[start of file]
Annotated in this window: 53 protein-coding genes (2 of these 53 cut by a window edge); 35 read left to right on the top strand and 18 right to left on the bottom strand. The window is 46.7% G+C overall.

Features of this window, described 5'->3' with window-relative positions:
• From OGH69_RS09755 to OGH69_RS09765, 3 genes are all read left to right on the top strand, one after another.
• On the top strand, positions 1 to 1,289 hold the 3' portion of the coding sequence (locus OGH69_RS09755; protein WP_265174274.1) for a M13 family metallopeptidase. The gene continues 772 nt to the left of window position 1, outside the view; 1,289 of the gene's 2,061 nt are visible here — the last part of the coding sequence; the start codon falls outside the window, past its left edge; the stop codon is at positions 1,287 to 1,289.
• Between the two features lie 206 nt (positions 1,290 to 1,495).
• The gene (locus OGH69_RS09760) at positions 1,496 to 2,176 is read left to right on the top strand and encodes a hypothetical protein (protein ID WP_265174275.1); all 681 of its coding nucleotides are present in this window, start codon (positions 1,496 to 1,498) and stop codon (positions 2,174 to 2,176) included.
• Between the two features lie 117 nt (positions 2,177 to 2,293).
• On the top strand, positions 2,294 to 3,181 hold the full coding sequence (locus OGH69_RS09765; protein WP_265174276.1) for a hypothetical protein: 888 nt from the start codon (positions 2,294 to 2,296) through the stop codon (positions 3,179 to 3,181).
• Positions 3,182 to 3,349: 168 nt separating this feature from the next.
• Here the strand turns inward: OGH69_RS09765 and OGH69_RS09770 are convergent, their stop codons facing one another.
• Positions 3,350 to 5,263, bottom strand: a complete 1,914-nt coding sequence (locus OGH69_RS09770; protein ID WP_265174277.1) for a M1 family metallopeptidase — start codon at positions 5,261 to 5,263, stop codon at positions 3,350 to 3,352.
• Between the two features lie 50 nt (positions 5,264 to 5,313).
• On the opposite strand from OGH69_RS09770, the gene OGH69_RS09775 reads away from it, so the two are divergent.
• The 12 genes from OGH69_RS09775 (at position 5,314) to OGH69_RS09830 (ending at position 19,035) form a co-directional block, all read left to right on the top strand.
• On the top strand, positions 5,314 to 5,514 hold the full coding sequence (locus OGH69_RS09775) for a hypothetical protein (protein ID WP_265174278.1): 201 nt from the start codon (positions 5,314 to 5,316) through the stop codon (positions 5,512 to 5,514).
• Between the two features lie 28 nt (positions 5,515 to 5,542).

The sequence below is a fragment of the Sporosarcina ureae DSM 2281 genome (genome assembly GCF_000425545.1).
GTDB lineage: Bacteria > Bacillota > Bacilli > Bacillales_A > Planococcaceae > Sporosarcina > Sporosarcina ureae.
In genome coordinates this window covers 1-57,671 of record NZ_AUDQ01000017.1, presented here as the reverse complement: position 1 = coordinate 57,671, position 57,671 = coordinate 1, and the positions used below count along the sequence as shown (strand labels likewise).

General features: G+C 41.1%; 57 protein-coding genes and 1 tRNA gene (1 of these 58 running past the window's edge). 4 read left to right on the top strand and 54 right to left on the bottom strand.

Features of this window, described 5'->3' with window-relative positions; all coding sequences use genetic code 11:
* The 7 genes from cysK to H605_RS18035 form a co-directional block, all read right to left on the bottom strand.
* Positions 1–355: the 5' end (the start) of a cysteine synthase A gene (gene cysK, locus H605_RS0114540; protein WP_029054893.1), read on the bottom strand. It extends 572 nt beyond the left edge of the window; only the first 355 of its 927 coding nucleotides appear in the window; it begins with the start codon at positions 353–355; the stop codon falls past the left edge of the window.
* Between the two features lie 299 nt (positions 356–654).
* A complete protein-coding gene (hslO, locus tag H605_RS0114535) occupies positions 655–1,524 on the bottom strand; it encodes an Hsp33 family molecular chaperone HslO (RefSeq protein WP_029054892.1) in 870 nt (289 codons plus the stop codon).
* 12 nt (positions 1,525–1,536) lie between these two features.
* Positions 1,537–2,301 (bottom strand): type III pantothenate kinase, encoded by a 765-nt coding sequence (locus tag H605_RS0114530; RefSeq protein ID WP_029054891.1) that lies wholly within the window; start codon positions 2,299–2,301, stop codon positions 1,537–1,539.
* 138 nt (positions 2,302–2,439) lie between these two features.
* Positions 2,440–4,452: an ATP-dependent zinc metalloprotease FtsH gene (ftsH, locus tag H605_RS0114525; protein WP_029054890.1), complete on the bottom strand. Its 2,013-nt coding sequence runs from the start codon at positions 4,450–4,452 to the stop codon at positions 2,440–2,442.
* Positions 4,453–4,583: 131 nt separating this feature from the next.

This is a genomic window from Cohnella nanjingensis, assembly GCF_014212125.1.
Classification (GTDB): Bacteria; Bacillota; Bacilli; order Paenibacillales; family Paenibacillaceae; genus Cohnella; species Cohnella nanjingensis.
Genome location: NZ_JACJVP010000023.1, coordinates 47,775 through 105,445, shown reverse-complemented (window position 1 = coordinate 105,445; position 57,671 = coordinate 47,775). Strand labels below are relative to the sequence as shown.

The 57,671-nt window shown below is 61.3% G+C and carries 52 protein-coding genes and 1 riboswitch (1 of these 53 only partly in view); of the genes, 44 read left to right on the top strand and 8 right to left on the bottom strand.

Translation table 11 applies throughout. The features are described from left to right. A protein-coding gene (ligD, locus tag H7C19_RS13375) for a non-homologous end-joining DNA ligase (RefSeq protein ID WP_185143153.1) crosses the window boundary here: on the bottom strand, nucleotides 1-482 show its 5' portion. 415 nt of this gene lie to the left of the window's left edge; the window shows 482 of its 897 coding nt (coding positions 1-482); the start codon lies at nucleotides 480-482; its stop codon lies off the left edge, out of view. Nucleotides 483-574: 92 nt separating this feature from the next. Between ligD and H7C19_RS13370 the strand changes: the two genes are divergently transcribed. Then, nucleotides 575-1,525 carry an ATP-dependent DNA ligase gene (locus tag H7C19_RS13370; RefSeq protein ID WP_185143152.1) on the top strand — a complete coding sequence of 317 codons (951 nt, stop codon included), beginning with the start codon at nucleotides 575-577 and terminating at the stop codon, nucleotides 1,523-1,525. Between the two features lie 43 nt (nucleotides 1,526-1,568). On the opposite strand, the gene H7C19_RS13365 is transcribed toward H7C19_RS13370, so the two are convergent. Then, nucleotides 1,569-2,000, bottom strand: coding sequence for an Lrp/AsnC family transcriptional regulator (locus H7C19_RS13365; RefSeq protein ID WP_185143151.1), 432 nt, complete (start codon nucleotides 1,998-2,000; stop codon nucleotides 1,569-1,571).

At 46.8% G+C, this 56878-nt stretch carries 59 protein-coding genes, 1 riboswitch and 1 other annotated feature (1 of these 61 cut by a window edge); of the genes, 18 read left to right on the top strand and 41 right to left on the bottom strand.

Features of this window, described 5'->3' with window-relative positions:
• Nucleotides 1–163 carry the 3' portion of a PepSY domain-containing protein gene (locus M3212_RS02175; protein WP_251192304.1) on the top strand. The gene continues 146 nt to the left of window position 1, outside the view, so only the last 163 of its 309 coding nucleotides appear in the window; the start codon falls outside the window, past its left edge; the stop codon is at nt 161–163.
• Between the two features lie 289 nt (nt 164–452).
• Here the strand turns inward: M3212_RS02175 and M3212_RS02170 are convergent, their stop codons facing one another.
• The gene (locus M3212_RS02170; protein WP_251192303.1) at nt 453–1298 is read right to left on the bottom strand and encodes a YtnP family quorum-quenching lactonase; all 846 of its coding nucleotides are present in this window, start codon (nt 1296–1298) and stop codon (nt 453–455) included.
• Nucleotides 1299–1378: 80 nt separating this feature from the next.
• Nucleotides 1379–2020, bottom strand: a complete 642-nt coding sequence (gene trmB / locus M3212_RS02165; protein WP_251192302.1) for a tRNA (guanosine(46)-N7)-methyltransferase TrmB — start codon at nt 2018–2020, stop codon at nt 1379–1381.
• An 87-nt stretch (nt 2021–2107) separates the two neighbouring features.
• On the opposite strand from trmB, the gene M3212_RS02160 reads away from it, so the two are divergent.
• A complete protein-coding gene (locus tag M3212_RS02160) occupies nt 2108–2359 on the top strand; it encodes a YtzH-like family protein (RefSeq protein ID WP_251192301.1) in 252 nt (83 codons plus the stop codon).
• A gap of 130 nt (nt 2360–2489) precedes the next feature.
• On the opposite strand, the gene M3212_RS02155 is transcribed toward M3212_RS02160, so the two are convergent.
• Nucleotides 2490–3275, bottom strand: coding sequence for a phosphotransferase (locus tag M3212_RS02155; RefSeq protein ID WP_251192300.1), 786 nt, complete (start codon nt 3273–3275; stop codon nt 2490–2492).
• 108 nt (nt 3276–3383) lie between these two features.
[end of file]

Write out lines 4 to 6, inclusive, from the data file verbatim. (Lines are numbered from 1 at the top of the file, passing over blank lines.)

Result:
• On the top strand, positions 1 to 1,289 hold the 3' portion of the coding sequence (locus OGH69_RS09755; protein WP_265174274.1) for a M13 family metallopeptidase. The gene continues 772 nt to the left of window position 1, outside the view; 1,289 of the gene's 2,061 nt are visible here — the last part of the coding sequence; the start codon falls outside the window, past its left edge; the stop codon is at positions 1,287 to 1,289.
• Between the two features lie 206 nt (positions 1,290 to 1,495).
• The gene (locus OGH69_RS09760) at positions 1,496 to 2,176 is read left to right on the top strand and encodes a hypothetical protein (protein ID WP_265174275.1); all 681 of its coding nucleotides are present in this window, start codon (positions 1,496 to 1,498) and stop codon (positions 2,174 to 2,176) included.